“I will make a new covenant. . . . I will forgive their iniquity, and I will remember their sin no more” (Jeremiah 31:3134). “I will remove the heart of stone from their flesh” (Ezekiel 11:19). “I will put my Spirit within you, and cause you to walk in my statutes” (Ezekiel 36:27).

Jesus Purchased the Activation

This is what Jesus bought for us when he died. And this is what the great love of God did for us when he made us alive in Christ Jesus. Therefore, God’s specific purpose in the death of Jesus was not the same for everyone. The great love of God, shown for you in the death of Jesus, was the purchase of your faith when you were dead.

He did not merely purchase the possibility of your life that you then would activate. Dead people don’t activate. What he purchased was the activation. Christ did not purchase the possibility for you to raise yourself from the dead. He purchased your resurrection. Because of a great love for you in particular.

Feel the Greatness of His Love for You

So when Ephesians 2:4–5 says, “Because of the great love with which he loved us, God made us alive,” and Luke 22:20 says, the blood of Jesus establishes the new covenant, and Ezekiel 11:19 says that in the new covenant God gives us living hearts, we know that the blood-shedding of Jesus was an expression of the great love that made us alive.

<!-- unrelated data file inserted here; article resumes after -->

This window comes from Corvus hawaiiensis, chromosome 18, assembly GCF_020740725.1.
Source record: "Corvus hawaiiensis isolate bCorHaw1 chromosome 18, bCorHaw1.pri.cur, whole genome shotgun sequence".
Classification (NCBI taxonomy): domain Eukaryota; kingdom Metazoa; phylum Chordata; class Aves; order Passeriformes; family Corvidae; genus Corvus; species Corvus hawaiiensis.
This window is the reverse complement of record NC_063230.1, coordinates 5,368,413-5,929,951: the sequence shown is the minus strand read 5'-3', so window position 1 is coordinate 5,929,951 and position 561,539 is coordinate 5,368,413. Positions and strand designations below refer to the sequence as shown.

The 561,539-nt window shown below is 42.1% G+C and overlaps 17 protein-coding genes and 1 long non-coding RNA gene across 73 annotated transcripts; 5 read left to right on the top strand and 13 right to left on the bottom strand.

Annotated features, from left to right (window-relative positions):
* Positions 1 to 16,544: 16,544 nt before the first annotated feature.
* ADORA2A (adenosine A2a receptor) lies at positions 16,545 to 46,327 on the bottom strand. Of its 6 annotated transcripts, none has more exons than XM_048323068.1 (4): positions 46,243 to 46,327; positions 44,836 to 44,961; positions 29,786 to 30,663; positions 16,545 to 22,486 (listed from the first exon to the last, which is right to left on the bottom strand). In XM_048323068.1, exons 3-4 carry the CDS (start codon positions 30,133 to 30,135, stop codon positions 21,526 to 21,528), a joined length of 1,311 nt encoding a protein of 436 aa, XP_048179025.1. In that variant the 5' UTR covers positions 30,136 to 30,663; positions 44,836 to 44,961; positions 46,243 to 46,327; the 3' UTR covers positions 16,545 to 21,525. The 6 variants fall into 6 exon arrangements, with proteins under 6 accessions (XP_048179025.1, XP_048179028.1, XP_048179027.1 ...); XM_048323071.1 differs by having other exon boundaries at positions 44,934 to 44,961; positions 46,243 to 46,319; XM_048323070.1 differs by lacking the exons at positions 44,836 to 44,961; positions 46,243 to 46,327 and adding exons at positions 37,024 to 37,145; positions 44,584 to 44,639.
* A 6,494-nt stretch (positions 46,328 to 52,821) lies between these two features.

Whatever else the death of Christ does or is, it is not less than this. And this is what I want every believer to enjoy. The great love of God for you is not the same as the love he has for the whole human race. The love God has for you moved him to make you alive when you could do nothing to make yourself alive. And that same love moved him to purchase your life by the death of his Son.

So when you say with the apostle Paul, “He loved me and gave himself for me” (Galatians 2:20), feel the greatness of the words, “He loved me.” He loved me.

%d bloggers like this: